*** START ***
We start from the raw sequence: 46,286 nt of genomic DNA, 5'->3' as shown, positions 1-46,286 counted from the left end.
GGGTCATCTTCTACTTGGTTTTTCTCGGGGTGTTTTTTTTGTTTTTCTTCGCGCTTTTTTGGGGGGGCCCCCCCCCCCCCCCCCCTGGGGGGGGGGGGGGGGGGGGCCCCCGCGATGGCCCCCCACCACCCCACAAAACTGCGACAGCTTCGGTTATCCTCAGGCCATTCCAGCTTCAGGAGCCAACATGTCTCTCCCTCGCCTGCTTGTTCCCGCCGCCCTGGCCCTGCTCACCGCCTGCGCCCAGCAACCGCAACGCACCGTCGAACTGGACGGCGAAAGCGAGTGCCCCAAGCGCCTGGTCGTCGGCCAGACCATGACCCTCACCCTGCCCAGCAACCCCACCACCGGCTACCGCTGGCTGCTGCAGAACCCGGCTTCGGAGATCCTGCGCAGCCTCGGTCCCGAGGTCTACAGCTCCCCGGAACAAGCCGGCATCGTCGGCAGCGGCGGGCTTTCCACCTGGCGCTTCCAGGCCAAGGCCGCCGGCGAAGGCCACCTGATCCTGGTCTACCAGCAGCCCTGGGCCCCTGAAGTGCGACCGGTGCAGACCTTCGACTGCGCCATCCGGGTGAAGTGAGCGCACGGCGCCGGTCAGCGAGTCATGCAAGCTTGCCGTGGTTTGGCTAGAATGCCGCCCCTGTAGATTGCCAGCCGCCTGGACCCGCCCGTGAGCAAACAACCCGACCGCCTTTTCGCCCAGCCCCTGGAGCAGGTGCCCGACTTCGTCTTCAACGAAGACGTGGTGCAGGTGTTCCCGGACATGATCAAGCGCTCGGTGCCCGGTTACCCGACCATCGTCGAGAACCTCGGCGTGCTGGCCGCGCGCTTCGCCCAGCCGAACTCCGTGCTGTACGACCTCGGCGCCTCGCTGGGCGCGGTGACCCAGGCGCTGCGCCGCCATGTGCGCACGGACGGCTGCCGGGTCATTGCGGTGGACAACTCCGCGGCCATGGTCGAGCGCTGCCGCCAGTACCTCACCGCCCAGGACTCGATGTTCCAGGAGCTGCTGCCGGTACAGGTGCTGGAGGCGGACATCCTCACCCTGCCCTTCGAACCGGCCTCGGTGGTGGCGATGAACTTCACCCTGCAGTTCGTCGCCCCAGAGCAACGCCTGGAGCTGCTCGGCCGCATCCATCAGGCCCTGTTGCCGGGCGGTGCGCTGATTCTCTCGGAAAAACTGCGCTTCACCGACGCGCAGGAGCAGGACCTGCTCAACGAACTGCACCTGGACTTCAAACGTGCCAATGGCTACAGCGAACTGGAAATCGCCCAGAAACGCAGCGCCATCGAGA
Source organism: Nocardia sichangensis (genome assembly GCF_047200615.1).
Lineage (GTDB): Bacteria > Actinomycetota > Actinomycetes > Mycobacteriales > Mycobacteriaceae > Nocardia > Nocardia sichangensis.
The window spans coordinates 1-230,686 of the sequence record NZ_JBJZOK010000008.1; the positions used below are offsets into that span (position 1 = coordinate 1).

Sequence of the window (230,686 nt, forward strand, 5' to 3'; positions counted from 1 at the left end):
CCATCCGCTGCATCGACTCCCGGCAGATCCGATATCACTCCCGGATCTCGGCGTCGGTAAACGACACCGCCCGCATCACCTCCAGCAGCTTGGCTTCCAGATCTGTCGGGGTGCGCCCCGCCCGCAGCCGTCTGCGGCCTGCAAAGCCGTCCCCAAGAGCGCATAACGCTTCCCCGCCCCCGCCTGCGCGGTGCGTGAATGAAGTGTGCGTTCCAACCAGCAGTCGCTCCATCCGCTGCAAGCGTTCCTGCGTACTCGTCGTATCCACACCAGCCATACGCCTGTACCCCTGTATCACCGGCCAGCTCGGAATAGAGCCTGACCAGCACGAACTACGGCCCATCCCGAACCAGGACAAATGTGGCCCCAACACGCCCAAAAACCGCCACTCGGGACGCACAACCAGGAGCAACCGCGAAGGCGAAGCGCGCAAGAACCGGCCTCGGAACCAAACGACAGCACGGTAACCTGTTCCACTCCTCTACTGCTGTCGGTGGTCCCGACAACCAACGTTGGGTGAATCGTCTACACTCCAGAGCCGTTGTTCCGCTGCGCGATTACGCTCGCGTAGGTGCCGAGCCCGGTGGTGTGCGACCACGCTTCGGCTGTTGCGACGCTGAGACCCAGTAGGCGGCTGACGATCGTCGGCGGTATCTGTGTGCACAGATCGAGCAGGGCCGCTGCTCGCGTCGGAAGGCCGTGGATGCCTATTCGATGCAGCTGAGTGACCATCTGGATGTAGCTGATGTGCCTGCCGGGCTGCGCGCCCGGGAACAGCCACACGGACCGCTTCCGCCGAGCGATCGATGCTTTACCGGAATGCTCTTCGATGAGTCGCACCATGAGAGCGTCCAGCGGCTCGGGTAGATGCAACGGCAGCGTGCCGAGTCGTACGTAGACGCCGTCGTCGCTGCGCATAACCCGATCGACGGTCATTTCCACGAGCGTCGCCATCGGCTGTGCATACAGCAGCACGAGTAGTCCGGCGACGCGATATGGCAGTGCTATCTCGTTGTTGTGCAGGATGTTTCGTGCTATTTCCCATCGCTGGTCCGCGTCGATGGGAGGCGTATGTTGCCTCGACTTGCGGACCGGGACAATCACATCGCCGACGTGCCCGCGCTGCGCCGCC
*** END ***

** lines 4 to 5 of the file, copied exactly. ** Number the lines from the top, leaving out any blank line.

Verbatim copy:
Lineage (GTDB): Bacteria > Actinomycetota > Actinomycetes > Mycobacteriales > Mycobacteriaceae > Nocardia > Nocardia sichangensis.
The window spans coordinates 1-230,686 of the sequence record NZ_JBJZOK010000008.1; the positions used below are offsets into that span (position 1 = coordinate 1).